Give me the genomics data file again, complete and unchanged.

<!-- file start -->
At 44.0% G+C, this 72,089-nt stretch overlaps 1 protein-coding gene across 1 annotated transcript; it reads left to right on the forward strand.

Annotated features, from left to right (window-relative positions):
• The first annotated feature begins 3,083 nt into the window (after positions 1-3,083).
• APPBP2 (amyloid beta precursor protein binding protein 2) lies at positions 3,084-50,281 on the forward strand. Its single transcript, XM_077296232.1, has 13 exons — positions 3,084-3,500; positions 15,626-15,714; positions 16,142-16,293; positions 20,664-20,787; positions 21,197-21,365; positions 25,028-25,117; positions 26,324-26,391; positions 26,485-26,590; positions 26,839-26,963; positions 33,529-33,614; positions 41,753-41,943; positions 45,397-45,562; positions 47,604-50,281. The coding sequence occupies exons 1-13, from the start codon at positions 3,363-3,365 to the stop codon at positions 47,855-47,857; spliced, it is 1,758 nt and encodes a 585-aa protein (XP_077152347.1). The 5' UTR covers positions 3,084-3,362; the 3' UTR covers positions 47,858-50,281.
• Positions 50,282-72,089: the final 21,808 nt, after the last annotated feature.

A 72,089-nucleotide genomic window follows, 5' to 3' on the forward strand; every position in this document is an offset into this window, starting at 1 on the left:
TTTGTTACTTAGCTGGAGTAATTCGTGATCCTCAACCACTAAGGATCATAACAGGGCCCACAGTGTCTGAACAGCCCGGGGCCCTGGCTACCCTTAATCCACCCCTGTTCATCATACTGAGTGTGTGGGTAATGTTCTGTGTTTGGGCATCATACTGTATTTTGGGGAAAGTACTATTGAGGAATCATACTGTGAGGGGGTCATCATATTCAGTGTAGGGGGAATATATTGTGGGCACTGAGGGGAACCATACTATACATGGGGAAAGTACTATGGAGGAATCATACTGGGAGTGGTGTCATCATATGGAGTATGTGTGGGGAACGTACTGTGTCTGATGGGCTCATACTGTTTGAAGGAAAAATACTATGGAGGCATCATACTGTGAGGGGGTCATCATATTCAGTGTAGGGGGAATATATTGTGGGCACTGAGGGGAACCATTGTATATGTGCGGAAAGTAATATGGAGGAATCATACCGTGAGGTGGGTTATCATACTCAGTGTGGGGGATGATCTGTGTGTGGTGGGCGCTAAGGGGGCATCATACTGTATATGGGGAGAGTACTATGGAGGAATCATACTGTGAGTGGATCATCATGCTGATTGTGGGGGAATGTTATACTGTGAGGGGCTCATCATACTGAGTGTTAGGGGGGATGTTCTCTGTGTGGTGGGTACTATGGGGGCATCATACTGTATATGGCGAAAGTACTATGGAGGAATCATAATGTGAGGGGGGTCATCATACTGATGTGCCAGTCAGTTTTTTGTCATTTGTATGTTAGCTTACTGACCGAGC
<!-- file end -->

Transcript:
At 44.0% G+C, this 72,089-nt stretch overlaps 1 protein-coding gene across 1 annotated transcript; it reads left to right on the forward strand.

Annotated features, from left to right (window-relative positions):
• The first annotated feature begins 3,083 nt into the window (after positions 1-3,083).
• APPBP2 (amyloid beta precursor protein binding protein 2) lies at positions 3,084-50,281 on the forward strand. Its single transcript, XM_077296232.1, has 13 exons — positions 3,084-3,500; positions 15,626-15,714; positions 16,142-16,293; positions 20,664-20,787; positions 21,197-21,365; positions 25,028-25,117; positions 26,324-26,391; positions 26,485-26,590; positions 26,839-26,963; positions 33,529-33,614; positions 41,753-41,943; positions 45,397-45,562; positions 47,604-50,281. The coding sequence occupies exons 1-13, from the start codon at positions 3,363-3,365 to the stop codon at positions 47,855-47,857; spliced, it is 1,758 nt and encodes a 585-aa protein (XP_077152347.1). The 5' UTR covers positions 3,084-3,362; the 3' UTR covers positions 47,858-50,281.
• Positions 50,282-72,089: the final 21,808 nt, after the last annotated feature.

A 72,089-nucleotide genomic window follows, 5' to 3' on the forward strand; every position in this document is an offset into this window, starting at 1 on the left:
TTTGTTACTTAGCTGGAGTAATTCGTGATCCTCAACCACTAAGGATCATAACAGGGCCCACAGTGTCTGAACAGCCCGGGGCCCTGGCTACCCTTAATCCACCCCTGTTCATCATACTGAGTGTGTGGGTAATGTTCTGTGTTTGGGCATCATACTGTATTTTGGGGAAAGTACTATTGAGGAATCATACTGTGAGGGGGTCATCATATTCAGTGTAGGGGGAATATATTGTGGGCACTGAGGGGAACCATACTATACATGGGGAAAGTACTATGGAGGAATCATACTGGGAGTGGTGTCATCATATGGAGTATGTGTGGGGAACGTACTGTGTCTGATGGGCTCATACTGTTTGAAGGAAAAATACTATGGAGGCATCATACTGTGAGGGGGTCATCATATTCAGTGTAGGGGGAATATATTGTGGGCACTGAGGGGAACCATTGTATATGTGCGGAAAGTAATATGGAGGAATCATACCGTGAGGTGGGTTATCATACTCAGTGTGGGGGATGATCTGTGTGTGGTGGGCGCTAAGGGGGCATCATACTGTATATGGGGAGAGTACTATGGAGGAATCATACTGTGAGTGGATCATCATGCTGATTGTGGGGGAATGTTATACTGTGAGGGGCTCATCATACTGAGTGTTAGGGGGGATGTTCTCTGTGTGGTGGGTACTATGGGGGCATCATACTGTATATGGCGAAAGTACTATGGAGGAATCATAATGTGAGGGGGGTCATCATACTGATGTGCCAGTCAGTTTTTTGTCATTTGTATGTTAGCTTACTGACCGAGC